Muscatine News-Tribune from Muscatine, Iowa on April 22, 1903 · 4
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Muscatine News-Tribune from Muscatine, Iowa · 4

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Muscatine, Iowa
Issue Date:
Wednesday, April 22, 1903
Page:
4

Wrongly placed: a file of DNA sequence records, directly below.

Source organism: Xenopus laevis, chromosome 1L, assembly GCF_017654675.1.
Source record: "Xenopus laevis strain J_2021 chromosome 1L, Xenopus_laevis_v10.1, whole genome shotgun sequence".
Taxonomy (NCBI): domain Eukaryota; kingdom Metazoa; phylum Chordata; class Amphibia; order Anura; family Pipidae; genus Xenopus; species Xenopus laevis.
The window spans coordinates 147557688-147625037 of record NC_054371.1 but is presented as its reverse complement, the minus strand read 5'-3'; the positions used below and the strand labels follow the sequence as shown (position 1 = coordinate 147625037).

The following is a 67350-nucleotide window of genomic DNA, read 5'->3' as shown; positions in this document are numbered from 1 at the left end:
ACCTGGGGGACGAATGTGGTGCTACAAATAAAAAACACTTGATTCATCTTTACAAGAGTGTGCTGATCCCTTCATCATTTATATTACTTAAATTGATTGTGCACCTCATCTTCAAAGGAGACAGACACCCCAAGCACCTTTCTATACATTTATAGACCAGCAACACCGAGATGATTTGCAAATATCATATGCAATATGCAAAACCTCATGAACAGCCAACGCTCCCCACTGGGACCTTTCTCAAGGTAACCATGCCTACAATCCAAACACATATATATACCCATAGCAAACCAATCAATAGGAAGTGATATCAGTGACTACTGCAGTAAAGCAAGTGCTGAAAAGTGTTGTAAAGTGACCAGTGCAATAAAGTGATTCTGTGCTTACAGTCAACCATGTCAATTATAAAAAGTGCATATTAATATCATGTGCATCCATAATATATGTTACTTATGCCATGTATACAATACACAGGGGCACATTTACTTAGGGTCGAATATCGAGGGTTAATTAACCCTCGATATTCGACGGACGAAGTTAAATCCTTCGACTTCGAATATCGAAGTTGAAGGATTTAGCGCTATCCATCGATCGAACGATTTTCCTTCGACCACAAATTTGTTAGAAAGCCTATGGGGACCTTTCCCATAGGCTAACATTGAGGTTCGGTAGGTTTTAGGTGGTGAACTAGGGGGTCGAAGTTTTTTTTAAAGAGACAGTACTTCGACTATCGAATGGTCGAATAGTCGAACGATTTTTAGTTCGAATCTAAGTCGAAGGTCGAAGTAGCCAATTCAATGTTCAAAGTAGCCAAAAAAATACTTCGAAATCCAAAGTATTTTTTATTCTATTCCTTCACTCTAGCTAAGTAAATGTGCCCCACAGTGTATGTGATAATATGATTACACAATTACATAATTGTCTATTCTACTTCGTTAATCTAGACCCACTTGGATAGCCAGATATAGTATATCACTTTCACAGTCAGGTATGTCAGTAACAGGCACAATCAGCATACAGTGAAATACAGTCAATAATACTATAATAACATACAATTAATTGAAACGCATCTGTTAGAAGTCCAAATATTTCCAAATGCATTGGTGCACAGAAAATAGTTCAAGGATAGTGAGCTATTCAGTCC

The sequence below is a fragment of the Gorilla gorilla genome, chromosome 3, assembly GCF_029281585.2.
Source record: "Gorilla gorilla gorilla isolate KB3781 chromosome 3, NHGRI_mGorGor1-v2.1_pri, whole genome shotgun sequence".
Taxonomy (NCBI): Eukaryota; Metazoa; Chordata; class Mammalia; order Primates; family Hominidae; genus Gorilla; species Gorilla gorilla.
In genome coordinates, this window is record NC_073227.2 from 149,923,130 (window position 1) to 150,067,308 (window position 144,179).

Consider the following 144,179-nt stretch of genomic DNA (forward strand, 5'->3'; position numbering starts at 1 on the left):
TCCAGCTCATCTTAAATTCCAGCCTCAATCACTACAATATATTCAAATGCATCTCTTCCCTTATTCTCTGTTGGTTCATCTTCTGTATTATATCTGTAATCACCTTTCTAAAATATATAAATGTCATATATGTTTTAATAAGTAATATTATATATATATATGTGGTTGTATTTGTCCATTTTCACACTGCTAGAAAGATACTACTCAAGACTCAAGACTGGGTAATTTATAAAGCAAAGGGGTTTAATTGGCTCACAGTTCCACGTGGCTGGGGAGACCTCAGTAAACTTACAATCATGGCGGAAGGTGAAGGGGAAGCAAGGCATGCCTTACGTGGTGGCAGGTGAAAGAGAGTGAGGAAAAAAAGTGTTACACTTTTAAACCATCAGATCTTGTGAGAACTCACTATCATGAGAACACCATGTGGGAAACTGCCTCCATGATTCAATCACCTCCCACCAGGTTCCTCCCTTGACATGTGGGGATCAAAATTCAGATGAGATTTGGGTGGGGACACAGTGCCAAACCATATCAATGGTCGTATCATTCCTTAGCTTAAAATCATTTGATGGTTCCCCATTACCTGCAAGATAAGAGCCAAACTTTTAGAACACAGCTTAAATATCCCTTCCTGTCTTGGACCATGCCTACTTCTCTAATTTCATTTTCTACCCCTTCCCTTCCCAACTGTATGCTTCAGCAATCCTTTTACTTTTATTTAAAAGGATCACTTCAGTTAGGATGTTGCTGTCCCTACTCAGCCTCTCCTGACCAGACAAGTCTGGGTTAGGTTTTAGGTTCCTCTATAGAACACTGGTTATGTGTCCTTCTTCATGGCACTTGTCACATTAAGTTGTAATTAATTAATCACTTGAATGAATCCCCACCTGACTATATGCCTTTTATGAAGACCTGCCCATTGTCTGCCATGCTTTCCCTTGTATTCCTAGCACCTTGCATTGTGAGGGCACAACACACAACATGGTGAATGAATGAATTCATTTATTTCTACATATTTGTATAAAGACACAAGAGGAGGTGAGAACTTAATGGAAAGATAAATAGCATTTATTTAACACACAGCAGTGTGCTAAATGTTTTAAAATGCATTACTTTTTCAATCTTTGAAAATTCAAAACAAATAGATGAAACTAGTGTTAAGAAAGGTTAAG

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Fifty Years the Standard Awardad Highest Honors World's Fair Cghest tests U.S. Gov't Chemists PRICK BAKING POWDKR OO. OHICAQO Daily News-Tribune. WEDNESDAY, APRIL 22. City News. Smoke "211." 5-cent cigar. "Mucha's Design," 5c cigar. Fine toilet soaps at Riemcke's. R. A. Thess has returned from Davenport. William Bardsley, of Nichols, is visiting county seat friends. Union tobacco 20c lb. Reed's. 307 W2d John A. Rowan was a visitor in Davenport yesterday. Telephone Halstead & Son, painting, paperhanging. Contractor C. H. Kollman returned yesterday from a business trip east. Painting and paperhanging. E. L. Kemptner, 714 E. 5th St. 'Phone 2043. Mrs. J. A. Ringer was a passenger on No. 4 last night for Decorah, la. Buy your garden seed in bulk at E. It Graham's, corner 2d and Cedar Sts. , Furnished Room for .' Rent. 125 West Third, corner of Chestnut Noah Letts, of Chicago, is visiting friends in the city. For Sale. Early cabbage plants, at Hahn Bros. & Company, 206 West Second street. Call on G. M. Titus at once if you want a good bargain in East Hill louse and lot. G. M. Titus. Mrs. Isaac Dailey, of Nichols, is visiting her injured husband at the county infirmary. Roses, carnations, violets and all kinds of potted plants at J. E. Kranz's, 305 West Second. Mr. an&Mrfe. JIumpleby left fast night for Seattle, Wash., by way of St. Paul. Miss Louise PillawAy-wae" a passenger onth"e"r3:lo"''trainyesterday. afternoon 'orv;West Liber,ty fa 'Visit rela tives.;;- Mrs. W. P. Frazier, of East Hill, who has been slightly indisposed; - is now considerably improved, Twa :. Mrs. Otto Seidlitz returned 5 on last evening's Firefly ? ffonVP'Rock Island, wnere sne visitea mencm me past two days.;-4; v-"-; Ai- Mrs. Peter .Geltz, of 951 Lucas street, is 4r;fr91,to1iwiti poison in her handj ' caused ; by t a splinter which was in her finger, nearly' three months ago. "'fV : '! Multiplies y'otjFj pleasures, divides your efforts, subtracts" -from l your cares, adds years to your life. That's what Rocky MouhtailTTSa'' will do. 35 cents. Havercamp'a Pharmacy. :. ; j A. C. Hopkinson was in Moline yesterday on business. Daniel Hayes went to Iowa City yesterday on business. : John Dermedy came In on the midnight train from the east. Frank Koeckeritz spent yesterday in Davenport on business. S. A. Borger returned last night from a business trip to Chicago. Louis Schmeltzer was among the visitors from this city at Davenport yesterday, Alfred Wagner has accepted a position in a cigar store at Cedar Rapids, owned by Wm. Gardner. Dr. Harrison, the eye specialist, will at. ThiPRpn's drug store nil day and .he- evening today. Ray Nyemaster, cashier of the Ata-lissa bank, was a visitor to the county seat yesterday. , Max Siegel has gone to Brighton to accept a position in his brother's store. . ' DrTTr FTCaf I76f NlcholsT was a professional visitor to the city last evening. That sweet corn at 8c per can, or 2 for 15c, is a hummer at C. Otto & Sons'. Attorney J. R. Hanley and County Auditor Noble were in Montpelier Monday on business for the county. If you wish to buy a good, new 6-room house with all modern Improvements for $2,375.00, call at once. G. M. Titus. The Ladies of the G. A. R. Circle will hold their regular meeting Saturday, April 25. Try those elegant cherry prunes at 8c a pound, or 2 for 15c, at C. Otto & Sons'. William Culbertson and family, of Washington, Iowa, are visiting at the home of H. B. Terry, 1071 Hershey avenue. Frank Hautsch returned home yesterday morning from Hot Springs, Arkansas, where he has been sojourning for the past three weeks. The Independent club will meet tomorrow (Thursday) afternoon at the home of Mrs. E. B. Lewis, on Chestnut street. A full attendance is desired. Miss Guile, a former designer for Gage Bros., of Chicago, has accepted a position as trimmer for Anna Mark-man & Co. The ladies of the United Brethren church are arranging to give a supper in the parlors of the church on Wednesday evening, May 6th, to which everybody is invited. Invitations have been issued for the marriage of F. Daut and Miss Nellie, daughter of Mr. and Mrs. C. Koehler, which will take place next Tuesday evening, April 28th. Andrew Healy, of Seventy-Six township, departed on the midnight train on a business trip to Clark county, Arkansas. He will also visit Texas before returning home. Hugh Selman, who has held the position of bookkeeper in the First National bank for the past three years, has accepted a position with a typewriting agency at Davenport, where he will keep books and have charge of the office. The Bonnie Belle, Capt. Barrys stern-wheel gasoline launch'; came up from Bogus island yesterday, bringing a number of passengers who did considerable trading in the city. Jack Cosgrove was before Justice Eversmeyer yesterday on a change of venue from 'Squire Howe's court, on the charge of disorderly conduct. The justice gave him a sentence of five days in the county jail, but suspended sentence upon payment of costs. Kiple Van Camp, one of the pioneer residents of Sweetland township, has returned to his home in the country, after undergoing a surgical operation. He was afflicted with a cancer of the lip, which was skillfully removed by Dr. E. B. Fulliam. . Are you a lover of good bread? If so, then use Gold Mine flour. ' C. Otto & Sons. OCX5000CXXXXXXXXXXX2 -De OQOCOOOCOOOCOOCMOOOOOOOOOOOOOOOOOOOOQ pendable Merchandising The stocks are larger, the goods more haiidsome, than ever before offered The prices are lower than you could expect. We will sell many goods at cut prices. Her gray hair makes her look 20 years older. And it's so thin, too. Tell her all about Ayer's Hair Vigor. J. O.AyerCo., Lowell, Haas. .1.....,... ..t.....M....... IIP YOU WILL LOOK At our beautiful line of Spring and Summer Suits, you will see the finest line for men, boys and children ever brought to Muscatine. Men's Suits - - $4 to $18 Boys' Suits - 2.50 to $12 Children's Suits - $1 to $ 8 . X We also have the finest HATS in the city, t LOOK THEM OVER! flackey's Big Clothing House j Ready-Made Suits A grand showing of read-to-wear la-. dies' tailor-made suits. See the suits we offer' at $5.00, $8.00, $10.00, $12.00, $13.50, $15.00, $16.50, $18.00, $30.00 and $25.00. ye -will please you and save you many dollars. Suits for ladies, suits for misses, suits for girls, at a . discount in the pric New Nobby Jackets, $5 pretty new line -of - spring jackets that will please you. They are silk-lined and the very latest styles. AH sizes, 32 to 40, at $5.00. Other pretty styles at $6.50, $8.00 and $10.00. If you need a new light-weight spring jacket, we will try our best to please you. New Worcester Corsets Ladies, have you seen the new Princess Hip corset? Just what you need for the new habit back skirt. Comes in satine or batiste, prices $1.00, $1.50, $2.00, in all colors and in all sizes. We are showing 20 styles In new corsets at 50c, 75c, $1.00. $1.25. -$1.50, up to ?3.oo, we have the best line of corsets in the city. - Rope Portieres, $1.98 A pretty new line of rope portieres, in all colors, at $1.98.- Others at $2.50, $2.75, $2.98, $3.25, $3.50, up to $5.00, Large variety to select from. If you want pretty dama.sk jortieres, you wilLinoVnow a new line- to select from at $2.50 to $5.00 a pair. Embroideries and Laces New line of Swiss embroideries and Insertions. Many handsome new patterns, all widths, at 5c, 7c, 8c, 10c, up to 50c yrad. See our display of new cluny laces; also plaid val laces with insertion to match. Special values at 5c, 10c 15c, 20c, and 25c yard. Largest variety of new laces in the city. THE BOSTON STOR If You Have $100 ortoore To invest G. M. TITUS can furnish you a first-mortgage loan as safe as government bond, bearing a good rate of interest. Interest and principal collected without charge. FOR SALE- House and lot for.. ..$1,000.00 House and lot for 1,100.00 House and lot for 3,200.00 House and lot for 2,100.00 House and lot for. ;.:V7.r2;400.00 House and lot for 1,500.00 House and lot for 2,000.00 House and lot for :. 1,300.00 House and lot for 2,500.00 House and lot for qpO.OO House and lot for 2,350.00 Many others at various prices, and all on easy terms. "l G. M. TITUS, 118 Iowa Avenue. Why, Mrs. Jones, what have you been doing to yourself; you're looking fine. Never saw you look so. sweet. Simply took Rocky Mountain Tea last April. Felt fine all the year. 35 cents. Havercamp's Pharmacy. ' .. Charles Howard, receiver for the M. N. & S. railway, and Attorneys Henry Jayne, E. M. Warner and City Attorney Arthur Hoffman -departed on last evening's Firefly for Keokuk, to attend to matters which will come up for hearing in the federal court today. One of these is the matter of the receivership of the M. N. & S., and -the other is the application for an injunction by the Citizens' Railway & Light company, against the city to restrain it from reducing the price of lights in this city. The funeral of John Sherry, of Fair-port, was held from St. Matthias church yesterday morning at 9 o'clock, the large attendance attesting the popularity and general worth of the departed. The remains were conveyed from the family home by the train arriving here at 8:10 o'clock. After the services at the church the remains were taken to St. Mary's cemetery for interment. The pall-bearers were Byron Connor, James Welch, Patrick Rabbit, Philip Ryan, Dennis Ryan and M. Knight. Joseph Murphy, of this city, was convicted in the U. S. court at Peoria yesterday, on the charge of robbing the postofnce at Foster, 111., last fall, and sentenced to one year in the penitentiary, and to pay a fine of $500. Chief of Police Riley Rice and Fred. Foster, who were witnesses in the case, arrived home last night from Peoria. It will be remembered that shortly after the robbery Murphy was arrested in an East Second street saloon by Officer Oberhaus, and' when searched at the station had on his person a quantity of nickels and pennies, which was a portion of the stolen plunder. He was first tried in the district court at Rock Island and discharged. He was immediately arrested by the U. S. authorities and found guilty. Good for grandpa, good for grandma, good, for father and mother, good tor the children. Keeps the whole family well. Rocky Mountain Tea. 35 cents. Havercamp's Pharmacy. . 4 FOR SALE House and lot on Mulberry St. .$5,000 House and lot on Woodlawn Av. 3,250 House and lot on Orange St. . . . 1,500 House and lot on Sixth St 650 House and lot on Ninth St...... 1,150 Good building lota on Mulberry street ........ 1,000 Good building ., lots on Orange ' street . ............... ..... 525 LINDLE 8 DAUT, 224 East Second Street RAFTING IIS START (Continued from First Page.) boatman and given a sudden jerk which came near sending Johnson into the middle of the stream. He caught himself just in time as he neared the side of the barge, however, and was not injured. The line became tangled and for this reason he could not release his holduntil he was near the water. ' ' ' Rjver Notes. Word has been received here of the burning of the Pearlie Davis at Memphis on Wednesday. The boat burned to the water's edge. No particulars have yet been received as to the cause of the fire. The steamer Glenmont has been collecting her logs which were broken on the shore below Dresbach, for the past few days. A number of the logs were not recovered. Gold Mine flour, better than ever, at C. Otto & Sons'. ' Use the famous Gold Mine flour. Clam Supply for 20 Years. .The government commissioner of fisheries has made a report of several years' careful investigation of the clam shell industry in the western rivers. He claims that clam beds were found 27 feet In depth. Notwithstanding the fact that thousands of tons have been taken from, the beds, there still remains an enormous supply beneath the waters of the. Mississippi. The clams which have been taken out were merely the covering of large beds many feet deep. It has been es-; timated that at the rate they have been dug the past five years it will take at least twenty years more to entirely exhaust the supply. 4 Transfers of Real Estate Filed for recorcL-at-thecourthous yesterday: . Otto Link to John Butler, lot 10, block 3. in Gordon's addition to city .$ 900.00 Rosa A. Scheetz to Rosa A. F-unck, the east 40 feet of lot 9. block 147 2600.00 George J. Nicolaus and wife to Rebecca A. Scott, lot 5, block 47, Butterfield's addition to Wilton.. 1500.00 Charles F. C. Stange and wife to Albert Lyons and wife, lot 6 in block 70. in Park Place addition... ... .. 900.00 CITY COUNCIL GETS GAY. Asserts That Councilmen Are Making Monkeys of Themselves. The city of Muscatine is making itself look like the play town of a lot of children, and very small children, by its action In repealing the franchise ordinances of the Rock Island road. The effort of the people there to coerce the road Into doing things it wants done has led to -this. But the trains run just the same, and now that it is all over, the people of Muscatine are beginning to wonder where they will land. . When a city council sets out to make itself a monkey it works to that end with not less than 6-man power, and it usually arrives. Davenport Democrat. IOWA BRIDGE BUILDER. Builder of Muscatine High Bridge Passes Away. James B. Locke died Saturday at his home in Des Moines. He was trained under his father, who built the New York & Erie road, and when he came to this part of the country, in 1853, he naturally drifted into the service of the Rock Island road as a bridge builder. It was Mr. Locke who built the stone curbing, coping, and tiers of steps of the present state capitol. He supervised all of the stone setting that formed the massive foundation of this great pile and did it well. He had the honor of assisting in the building of the first railroad bridge in the state of Iowa. This was the old Rock Island, and Mr. Locke put in the bridge work east of this city. He erected the first railroad bridge in the state. Two huge bridges spanning the Mississippi river were constructed under the supervision dk Mr. Locke, They are ) both stanflmg monuments to his enterprise. One is at Lyons, the other at Muscatine. Davenport Democrat. Auction! Auction! On account of going to Seattle, I will sell at auction " on Wednesday, April 22, at one o'clock, my entire household and kitchen furniture. Nothing reserved ; everything to go. If you want a bargain, be sure to be there April 22. . H. Henlein, 708 East Sixth Street (Next to Rich- ardson's Grocery.) E. C. Peto, Auctioneer. The Des Moines Humane society has petitioned the council of that city to kill stray dogs by asphyxiation instead of shooting. . fHCRO00000CHO000 Koontz Music School O WE TEACH MANDOLIN, VIO-O LIN AND GUITAR. S School at 1303 Oregon street, X near end of street car line. S. M. Lessons of 1 hours, 50 cents, X the school furnishing the instru-O ment. q Representatives of the school will call on you- soon soliciting X for scholars. O WE'LL C0LLARjjANDCUFFrY0V And Tie and Shirt you, as well, at our store, with any kind of a Tie- and Shirt you wish, and we'll do it most effectively. Our stock for Spring contains not a single article that is not absolutely new, and the stock is as large , and handsome as any hereabouts. Watch our window for late novelties. HINE BROS., 217 EAST 2nd ST. I PERFECTION May be like the north star, impossible to touch, but good to steer by. ; Now get in line and head for a pair of those 5 t SELZ Perfection Shoes. See : :: CHAS. C. BRAUNWARTH, the ?ro Shoe Man- HHHtHH VMM HHHH44MMmmm MMM WEATHER FORECAST. j (Davenport, Iowa, April 21. Forecasts for the News-Tribune till 8 p. m. Wednesday: ' ' . Local forecast for Muscatine and vicinity: Fair tonight. and Wednesday; no decided change in temperature. " Chicago, 111,. April 21. Iowa: Fair tonight and Wednesday. Illinois: Generally fair tonight and Wednesday ; slightly warmer in north portion Wednesday. River Forecast. " River forecast for 48 hours ending 8 a. m. Thursday, April 23, 1903: The Mississippi will fall very slightly between Dubuque and Davenport i P E 0 N I E S We Have Pour Different Colors. White, Pink or Blush, Old Red, Dark Red and all kinds of Shrubs and Vines. GEO. KRANZ, Iowa Ave- ' - - LOOK ABOUT YOU " And see who Is doing the first-class roofing work of the city. : Do You Want a Slate Roof '. or a Tin Roof? Do you want good, honest, work work that will last? . LET. US FIGURE WITH YOU for that new slate roof you 4 ought to put on. - , - . , THOMPSON BROS. E! El